Banu Subramaniam

Luella LaMer Professor of Women's and Gender Studies

Feminist Science and Technology Studies, Environmental Studies, Evolutionary Biology, Plant Sciences, Postcolonial Science Studies, South Asian Studies, Religion and Science; Anti-colonial and Decolonial Approaches to Science.

I am excited to join the faculty of WGST. I am an interdisciplinary scholar, trained as an evolutionary biologist and plant scientist, and have since embraced tools from the humanities and social sciences to help shape the field of Feminist Science and Technology Studies. I explore the philosophy, history, and culture of the natural sciences and medicine as they relate to gender, race, ethnicity, and caste. My recent research rethinks the field and practice of botany in relation to histories of colonialism and xenophobia and explores the wide travels of scientific theories, ideas, and concepts as they relate to migration and invasive species. I also continue to work on the relationship of science and Hindu Nationalism in India.

I am the author of three books. These include Botany of Empire: Plant Worlds and the Scientific Legacies of Colonialism (University of Washington Press, 2024). Holy Science: The Biopolitics of Hindu Nationalism (University of Washington Press, 2019) won the 2020 Michelle Kendrick Memorial Book Prize from the Society for Literature, Science & the Arts. The book focuses on how science and religion have become interwoven in emergent nationalist politics and novel conceptions of modernity in India. The book weaves together techno-poetic myths and storytelling with imminent critique of scientific discourses to undo rigid notions of identity and belonging. Ghost Stories for Darwin: The Science of Variation and the Politics of Diversity (University of Illinois Press, 2014), was winner of the Ludwik Fleck Prize 2016 for an outstanding book across the breadth of science and technology studies. I am co-editor of Feminist Science Studies: A New Generation (Routledge, 2001) that put Feminist Science Studies on the map, and MEAT! A Transnational Analysis which looks at human/animal/plant relations and at the production and consumption of meat (and its alternatives) from the vantage of a wide range of interdisciplinary scholars working at the intersections of the sciences and the humanities.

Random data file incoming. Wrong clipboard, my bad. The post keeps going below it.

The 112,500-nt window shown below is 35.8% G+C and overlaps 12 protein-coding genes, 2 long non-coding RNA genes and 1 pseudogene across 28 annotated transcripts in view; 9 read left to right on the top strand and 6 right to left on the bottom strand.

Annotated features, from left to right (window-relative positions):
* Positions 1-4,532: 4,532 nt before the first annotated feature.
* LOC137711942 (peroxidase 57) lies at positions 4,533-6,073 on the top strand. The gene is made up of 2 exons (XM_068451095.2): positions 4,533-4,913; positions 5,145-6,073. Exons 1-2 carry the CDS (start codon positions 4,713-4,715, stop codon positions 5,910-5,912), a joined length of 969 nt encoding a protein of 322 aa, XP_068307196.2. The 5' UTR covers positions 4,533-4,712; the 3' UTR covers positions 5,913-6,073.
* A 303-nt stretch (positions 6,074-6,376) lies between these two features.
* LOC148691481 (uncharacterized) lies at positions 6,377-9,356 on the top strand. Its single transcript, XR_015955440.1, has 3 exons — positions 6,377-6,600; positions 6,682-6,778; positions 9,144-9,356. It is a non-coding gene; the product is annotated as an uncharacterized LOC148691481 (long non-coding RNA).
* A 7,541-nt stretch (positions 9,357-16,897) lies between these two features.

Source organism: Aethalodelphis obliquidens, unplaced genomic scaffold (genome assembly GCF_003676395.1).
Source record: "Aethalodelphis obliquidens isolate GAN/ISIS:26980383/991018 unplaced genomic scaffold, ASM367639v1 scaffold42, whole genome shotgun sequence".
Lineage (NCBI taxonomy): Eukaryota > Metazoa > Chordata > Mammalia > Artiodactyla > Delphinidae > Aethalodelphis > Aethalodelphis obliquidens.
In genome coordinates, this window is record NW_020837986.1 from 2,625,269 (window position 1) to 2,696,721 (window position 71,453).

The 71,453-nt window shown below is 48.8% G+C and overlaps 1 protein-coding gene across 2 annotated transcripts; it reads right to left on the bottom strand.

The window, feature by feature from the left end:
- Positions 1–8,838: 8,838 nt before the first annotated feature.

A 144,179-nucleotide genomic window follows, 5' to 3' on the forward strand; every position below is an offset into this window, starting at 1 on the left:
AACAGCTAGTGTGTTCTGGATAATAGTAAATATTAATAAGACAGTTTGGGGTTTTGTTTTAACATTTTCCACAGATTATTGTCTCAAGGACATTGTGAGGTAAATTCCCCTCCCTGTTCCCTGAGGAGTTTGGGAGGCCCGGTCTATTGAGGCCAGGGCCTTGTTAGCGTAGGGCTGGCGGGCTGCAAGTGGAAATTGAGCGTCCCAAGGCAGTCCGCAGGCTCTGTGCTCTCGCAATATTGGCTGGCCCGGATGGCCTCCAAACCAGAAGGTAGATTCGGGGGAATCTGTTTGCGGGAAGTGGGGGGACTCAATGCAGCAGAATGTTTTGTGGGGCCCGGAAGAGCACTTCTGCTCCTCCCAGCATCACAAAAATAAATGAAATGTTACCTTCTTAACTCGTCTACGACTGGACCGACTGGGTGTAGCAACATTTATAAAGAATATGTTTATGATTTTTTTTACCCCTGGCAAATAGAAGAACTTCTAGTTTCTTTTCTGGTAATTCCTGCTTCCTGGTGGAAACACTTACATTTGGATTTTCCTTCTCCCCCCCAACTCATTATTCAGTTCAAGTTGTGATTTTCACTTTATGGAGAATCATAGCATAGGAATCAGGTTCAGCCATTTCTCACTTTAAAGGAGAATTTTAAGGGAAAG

Selected Recent Articles and Essays:

Courses Recently Taught at Wellesley:

  • ES/WGS 238: Naturecultures: Feminist Futures & Environmental Justice
  • WGS 120: Introduction to Women’s and Gender Studies
  • ANTH/WGST 254: Biology of Human Difference
  • SOC/WGST 256: Global Feminisms

Current and upcoming courses

  • How do we account for the many similarities and differences within and between human populations? Axes of human “difference”– sex, gender, race, class, sexuality, nationality – have profound consequences. These differences shape not only group affiliation and identity but have been shaped by colonial and national histories. They shape social structures such as socioeconomic status, professions, work mobility, as well as stereotypes about personal traits and behaviors. The biological sciences have been very important in the history of differences. Scientists have contributed to bolster claims that differences are determined by our biology – such as research on sex and racial differences, notions of the “gay” gene, math abilities, spatial ability etc. Conversely, scientists have also contributed to critiquing claims of difference – challenging the idea that sex, gender, race, sexuality are innate, and immutable. How do we weigh these claims and counterclaims? We will begin with a historical overview of biological studies on “difference” to trace the differing understandings of the “body” and the relationship of the body with identity, behavior and intellectual and social capacity. We will then examine contemporary knowledge on differences of sex, gender, race, class, and sexuality. Using literature from biology, anthropology, feminist studies, history and science studies, we will examine the biological and cultural contexts for our understanding of “difference.” How do we come to describe the human body as we do? What is good data? How do we “know” what we know? The course will give students the tools to analyze scientific studies, to understand the relationship of nature and culture, science and society, biology and politics. (ANTH 254 and WGST 254 are cross-listed courses.)